Monday, March 21, 2011
When Harvey and I were thirteen we rode our bikes out to that lake. He spent that summer with his grandfather, his house three blocks away from mine. I would see Harvey everyday. Our days on the lake, he would pack a picnic for us. A peanut butter and banana sandwich for each of us, spicy sticks of reddish gum, a Pepsi to share, and two Marlboro reds each, which his grandfather never seemed to notice missing. We would sit in the sandy dirt, our sneakers kicked off, our hair sticky and damp from a late August California sun, for several hours, sometimes silently. I would always bring a book and sketch paper so that I could draw him. He invited me every time but never seemed to need the company.
Harvey would wonder off on his own sometimes. Once, I hiked around the lake looking for him for nearly one hour. I found him, nestled uncomfortably between a brush of blackberry branches, his palms hiding his face. When he noticed me, I realized that he had been crying, his face flush from warm tears. He buried his head against his chest and started weeping again. I ran away, not knowing what to say. I rode my bike home alone that day.
Those summer days were the warmest that I had ever known. We would walk together barefoot following the shoreline. I would skip along without him, a cloth bag draped around my shoulder, searching the sand for treasures. Stones and shells and occasionally, feathers. One distant afternoon, Harvey had wondered away again. I sat against a leaning rock, collecting small stones, one after another, skipping into the water. Stoked by silence, knowing that Harvey could wonder for hours, I fished my fingers through my treasure bag looking for the smokes that Harvey had tucked away for me. I pulled out a little sandwich bag, as always, it held a couple of cigarettes. A neatly folded piece of construction paper sat amongst them, today. I held the cigarette to my lips, lighting it with one hand and carefully opening the paper with my other. I recognized Harvey's letters, sleek s's, sharp m's, barely a curve in his c's. I could feel his rigid air as I read. Alli, You are so close to me. My mother sent me here. She doesn't want me to come back home. I don't want to go away, but... A rush of thick musty air filtered through my nostrils and nicotine tickled my temples. she phoned last night, not asking to speak to me. I heard grandpa say that he wouldn't let me stay. That old bastard wants to send me away too. Alli, you are so close to me and I want to stay but I can't no more. I felt my breath stuck in my chest. At the peek of sunlight, the sand glistened at the edge of the lake. My palms suddenly wet, moistening the edges of the message. I guess they will all have the freedom they need without me. Goodbye Alli. There were two hearts sketched at the bottom of his note, colored in with red crayon.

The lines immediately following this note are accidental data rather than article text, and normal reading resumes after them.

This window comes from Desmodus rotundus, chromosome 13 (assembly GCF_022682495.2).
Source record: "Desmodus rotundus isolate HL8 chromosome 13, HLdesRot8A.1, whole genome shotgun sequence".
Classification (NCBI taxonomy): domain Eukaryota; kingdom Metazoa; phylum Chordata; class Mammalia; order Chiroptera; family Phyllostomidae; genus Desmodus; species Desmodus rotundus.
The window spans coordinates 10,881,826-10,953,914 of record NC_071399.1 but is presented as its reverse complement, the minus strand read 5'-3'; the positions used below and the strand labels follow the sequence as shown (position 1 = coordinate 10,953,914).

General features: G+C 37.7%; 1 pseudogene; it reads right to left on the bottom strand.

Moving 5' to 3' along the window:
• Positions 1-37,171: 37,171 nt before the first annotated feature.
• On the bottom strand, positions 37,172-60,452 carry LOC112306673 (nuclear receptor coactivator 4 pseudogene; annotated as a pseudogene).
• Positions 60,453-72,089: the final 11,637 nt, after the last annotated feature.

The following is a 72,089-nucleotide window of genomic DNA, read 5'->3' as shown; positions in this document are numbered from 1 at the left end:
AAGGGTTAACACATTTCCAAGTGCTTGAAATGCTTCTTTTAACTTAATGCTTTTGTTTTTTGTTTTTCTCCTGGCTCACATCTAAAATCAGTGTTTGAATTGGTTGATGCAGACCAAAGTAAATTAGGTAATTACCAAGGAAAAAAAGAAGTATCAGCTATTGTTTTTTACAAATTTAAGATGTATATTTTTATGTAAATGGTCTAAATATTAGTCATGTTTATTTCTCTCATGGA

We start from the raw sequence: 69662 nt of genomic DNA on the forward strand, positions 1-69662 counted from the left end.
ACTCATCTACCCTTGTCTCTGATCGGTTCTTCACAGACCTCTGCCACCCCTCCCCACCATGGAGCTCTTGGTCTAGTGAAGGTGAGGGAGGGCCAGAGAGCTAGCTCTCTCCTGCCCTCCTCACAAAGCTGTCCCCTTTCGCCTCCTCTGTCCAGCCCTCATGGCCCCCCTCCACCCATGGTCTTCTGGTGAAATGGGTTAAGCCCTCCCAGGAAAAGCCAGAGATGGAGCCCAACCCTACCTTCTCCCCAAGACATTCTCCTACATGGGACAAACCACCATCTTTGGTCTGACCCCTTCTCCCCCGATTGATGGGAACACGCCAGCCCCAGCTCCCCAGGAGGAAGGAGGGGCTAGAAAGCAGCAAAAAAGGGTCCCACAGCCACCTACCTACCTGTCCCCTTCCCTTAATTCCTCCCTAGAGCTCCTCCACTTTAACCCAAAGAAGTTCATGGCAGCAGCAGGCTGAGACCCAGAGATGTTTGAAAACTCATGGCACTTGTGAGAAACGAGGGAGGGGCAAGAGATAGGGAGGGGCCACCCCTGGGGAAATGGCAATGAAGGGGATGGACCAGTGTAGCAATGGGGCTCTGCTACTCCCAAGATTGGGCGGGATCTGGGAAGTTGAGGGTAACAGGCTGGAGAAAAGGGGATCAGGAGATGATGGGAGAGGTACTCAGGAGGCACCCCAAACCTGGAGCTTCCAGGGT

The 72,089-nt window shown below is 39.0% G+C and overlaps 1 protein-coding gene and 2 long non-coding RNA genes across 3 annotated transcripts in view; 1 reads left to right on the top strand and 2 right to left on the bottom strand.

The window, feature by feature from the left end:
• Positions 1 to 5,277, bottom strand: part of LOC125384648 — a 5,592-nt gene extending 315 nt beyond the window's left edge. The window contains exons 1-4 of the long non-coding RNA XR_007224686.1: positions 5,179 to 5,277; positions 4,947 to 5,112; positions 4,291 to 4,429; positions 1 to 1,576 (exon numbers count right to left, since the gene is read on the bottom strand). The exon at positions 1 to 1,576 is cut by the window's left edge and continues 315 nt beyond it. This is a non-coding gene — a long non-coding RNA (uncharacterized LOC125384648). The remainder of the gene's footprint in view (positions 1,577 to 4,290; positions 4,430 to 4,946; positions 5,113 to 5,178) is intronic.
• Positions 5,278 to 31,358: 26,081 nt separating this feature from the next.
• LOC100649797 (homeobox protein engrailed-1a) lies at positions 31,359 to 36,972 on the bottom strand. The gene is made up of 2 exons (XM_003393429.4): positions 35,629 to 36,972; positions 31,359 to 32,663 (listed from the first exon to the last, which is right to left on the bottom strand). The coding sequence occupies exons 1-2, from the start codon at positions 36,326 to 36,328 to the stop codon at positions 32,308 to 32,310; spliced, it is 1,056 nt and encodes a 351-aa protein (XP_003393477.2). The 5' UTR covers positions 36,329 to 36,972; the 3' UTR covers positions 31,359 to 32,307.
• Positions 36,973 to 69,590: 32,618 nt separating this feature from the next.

I sat, starring into the water, my cigarette falling from my lips, scorching a cluster of sand. My eyelids filled with weight, the sound of hallow space filled my eardrums. I found my feet underneath me, following the edge of the water, I ran. Letting his note fall into the lake I shouted out his name. I ran in that endless moment, until the sun set and the water drifted from cool to cold.
At the edge of the lake I rescued my bike while Harvey's rested in the sand. I peddled home slowly, my head dizzied and flooded in tears. Leaving my heart laying in the lake, I never returned to find it.
Harvey was missing and no one found him and no one looked for him.
The summer passed and the sky turned gray again. An early rain dampened our evenings and my memories of late summer had started to fade.
Early one morning, sitting on our front porch, I watched Harvey's grandfather walk up our driveway. With a grim and hopeless glare, he approached me. Without shedding a wink of sorrow he handed a box of books and cards and clothes to me. Some of Harvey's things. They found him in the water. He didn't wait for my replay. I took a seat on the steps again, holding onto the box, I knew that Harvey was the one that was now free.
Thursday, March 17, 2011
Saturday, March 12, 2011
A shallow sense of reality,
in a life so fragile.
Within our safe havens, upon this planet, we drift though days, we dance in celebration, we tuck our babies to bed. We make New Year's resolutions, we save up for rainy days, we make financial investments. We upgrade our vehicles. We throw away dreams, we wash our hands of messes, we pray for better days, we follow a path, we make our own destinies. How often do we slow down to recognize a bigger plot? Our consumption, our chaos, our necessary chores.
As we continue our endless cycle, Earth itself cycles through her days leaving us, at times, empty and idle. Leaving us to accept our fates, asking us to allow her her own determined course.